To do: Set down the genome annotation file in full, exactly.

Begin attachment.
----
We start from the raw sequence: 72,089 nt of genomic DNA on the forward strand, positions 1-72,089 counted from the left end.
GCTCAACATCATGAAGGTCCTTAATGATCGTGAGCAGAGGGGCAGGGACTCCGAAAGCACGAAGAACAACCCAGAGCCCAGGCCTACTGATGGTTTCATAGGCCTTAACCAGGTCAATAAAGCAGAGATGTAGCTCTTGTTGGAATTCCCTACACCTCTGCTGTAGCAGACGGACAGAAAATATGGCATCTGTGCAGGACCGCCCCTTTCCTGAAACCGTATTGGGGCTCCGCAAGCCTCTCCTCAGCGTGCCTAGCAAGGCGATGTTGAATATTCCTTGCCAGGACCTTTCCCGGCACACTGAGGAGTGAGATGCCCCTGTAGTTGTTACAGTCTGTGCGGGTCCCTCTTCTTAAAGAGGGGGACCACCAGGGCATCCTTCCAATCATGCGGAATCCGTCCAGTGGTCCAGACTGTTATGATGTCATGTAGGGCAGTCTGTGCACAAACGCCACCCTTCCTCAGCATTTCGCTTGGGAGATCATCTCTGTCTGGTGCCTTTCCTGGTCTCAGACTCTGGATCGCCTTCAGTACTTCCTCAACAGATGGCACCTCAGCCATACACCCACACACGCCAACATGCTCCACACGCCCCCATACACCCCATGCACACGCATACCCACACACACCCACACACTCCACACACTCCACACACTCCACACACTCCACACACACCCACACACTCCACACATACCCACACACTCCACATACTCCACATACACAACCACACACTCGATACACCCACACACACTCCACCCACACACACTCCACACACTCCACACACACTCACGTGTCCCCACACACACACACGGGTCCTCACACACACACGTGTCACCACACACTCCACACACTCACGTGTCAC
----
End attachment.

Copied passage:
We start from the raw sequence: 72,089 nt of genomic DNA on the forward strand, positions 1-72,089 counted from the left end.
GCTCAACATCATGAAGGTCCTTAATGATCGTGAGCAGAGGGGCAGGGACTCCGAAAGCACGAAGAACAACCCAGAGCCCAGGCCTACTGATGGTTTCATAGGCCTTAACCAGGTCAATAAAGCAGAGATGTAGCTCTTGTTGGAATTCCCTACACCTCTGCTGTAGCAGACGGACAGAAAATATGGCATCTGTGCAGGACCGCCCCTTTCCTGAAACCGTATTGGGGCTCCGCAAGCCTCTCCTCAGCGTGCCTAGCAAGGCGATGTTGAATATTCCTTGCCAGGACCTTTCCCGGCACACTGAGGAGTGAGATGCCCCTGTAGTTGTTACAGTCTGTGCGGGTCCCTCTTCTTAAAGAGGGGGACCACCAGGGCATCCTTCCAATCATGCGGAATCCGTCCAGTGGTCCAGACTGTTATGATGTCATGTAGGGCAGTCTGTGCACAAACGCCACCCTTCCTCAGCATTTCGCTTGGGAGATCATCTCTGTCTGGTGCCTTTCCTGGTCTCAGACTCTGGATCGCCTTCAGTACTTCCTCAACAGATGGCACCTCAGCCATACACCCACACACGCCAACATGCTCCACACGCCCCCATACACCCCATGCACACGCATACCCACACACACCCACACACTCCACACACTCCACACACTCCACACACTCCACACACACCCACACACTCCACACATACCCACACACTCCACATACTCCACATACACAACCACACACTCGATACACCCACACACACTCCACCCACACACACTCCACACACTCCACACACACTCACGTGTCCCCACACACACACACGGGTCCTCACACACACACGTGTCACCACACACTCCACACACTCACGTGTCAC